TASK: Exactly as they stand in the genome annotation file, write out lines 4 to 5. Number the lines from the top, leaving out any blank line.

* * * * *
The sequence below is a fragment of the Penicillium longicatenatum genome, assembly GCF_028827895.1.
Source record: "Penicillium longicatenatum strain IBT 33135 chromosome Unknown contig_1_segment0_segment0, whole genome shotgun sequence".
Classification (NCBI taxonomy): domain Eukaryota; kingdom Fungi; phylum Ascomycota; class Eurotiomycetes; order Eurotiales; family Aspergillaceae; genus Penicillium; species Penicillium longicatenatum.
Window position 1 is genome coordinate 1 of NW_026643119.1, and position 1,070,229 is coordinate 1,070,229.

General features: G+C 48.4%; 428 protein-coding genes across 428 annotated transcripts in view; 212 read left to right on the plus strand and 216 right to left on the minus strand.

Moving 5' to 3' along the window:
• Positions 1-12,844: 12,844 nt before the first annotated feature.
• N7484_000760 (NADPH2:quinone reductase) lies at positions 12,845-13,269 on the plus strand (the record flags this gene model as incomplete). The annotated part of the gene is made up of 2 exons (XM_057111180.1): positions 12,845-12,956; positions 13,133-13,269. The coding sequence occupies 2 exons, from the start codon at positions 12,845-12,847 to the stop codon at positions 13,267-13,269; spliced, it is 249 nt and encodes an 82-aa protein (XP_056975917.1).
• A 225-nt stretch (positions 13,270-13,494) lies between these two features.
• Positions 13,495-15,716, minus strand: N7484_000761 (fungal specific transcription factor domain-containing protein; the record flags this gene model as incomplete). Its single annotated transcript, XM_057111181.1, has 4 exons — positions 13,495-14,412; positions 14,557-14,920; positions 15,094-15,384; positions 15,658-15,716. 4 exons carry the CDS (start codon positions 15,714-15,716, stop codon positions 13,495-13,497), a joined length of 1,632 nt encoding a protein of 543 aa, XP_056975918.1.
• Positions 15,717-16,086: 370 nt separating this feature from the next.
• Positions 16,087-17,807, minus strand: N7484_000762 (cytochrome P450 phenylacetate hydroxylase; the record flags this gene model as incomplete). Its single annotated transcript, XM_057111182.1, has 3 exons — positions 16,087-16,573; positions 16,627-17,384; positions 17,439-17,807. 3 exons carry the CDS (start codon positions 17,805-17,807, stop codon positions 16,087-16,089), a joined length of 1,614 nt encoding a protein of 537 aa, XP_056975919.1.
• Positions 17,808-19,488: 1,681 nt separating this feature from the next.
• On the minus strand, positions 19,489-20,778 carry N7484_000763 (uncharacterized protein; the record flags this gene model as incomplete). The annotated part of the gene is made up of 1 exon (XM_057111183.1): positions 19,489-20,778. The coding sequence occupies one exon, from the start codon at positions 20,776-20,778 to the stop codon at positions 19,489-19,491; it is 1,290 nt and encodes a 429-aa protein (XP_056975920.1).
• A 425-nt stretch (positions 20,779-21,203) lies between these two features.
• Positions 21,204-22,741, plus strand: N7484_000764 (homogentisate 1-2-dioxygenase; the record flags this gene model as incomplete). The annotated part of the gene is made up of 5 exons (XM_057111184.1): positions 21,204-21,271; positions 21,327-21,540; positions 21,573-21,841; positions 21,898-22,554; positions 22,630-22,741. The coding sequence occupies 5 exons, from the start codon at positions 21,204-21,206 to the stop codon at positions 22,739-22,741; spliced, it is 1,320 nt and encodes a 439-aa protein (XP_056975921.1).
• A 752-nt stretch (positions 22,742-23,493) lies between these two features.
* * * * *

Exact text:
Window position 1 is genome coordinate 1 of NW_026643119.1, and position 1,070,229 is coordinate 1,070,229.

General features: G+C 48.4%; 428 protein-coding genes across 428 annotated transcripts in view; 212 read left to right on the plus strand and 216 right to left on the minus strand.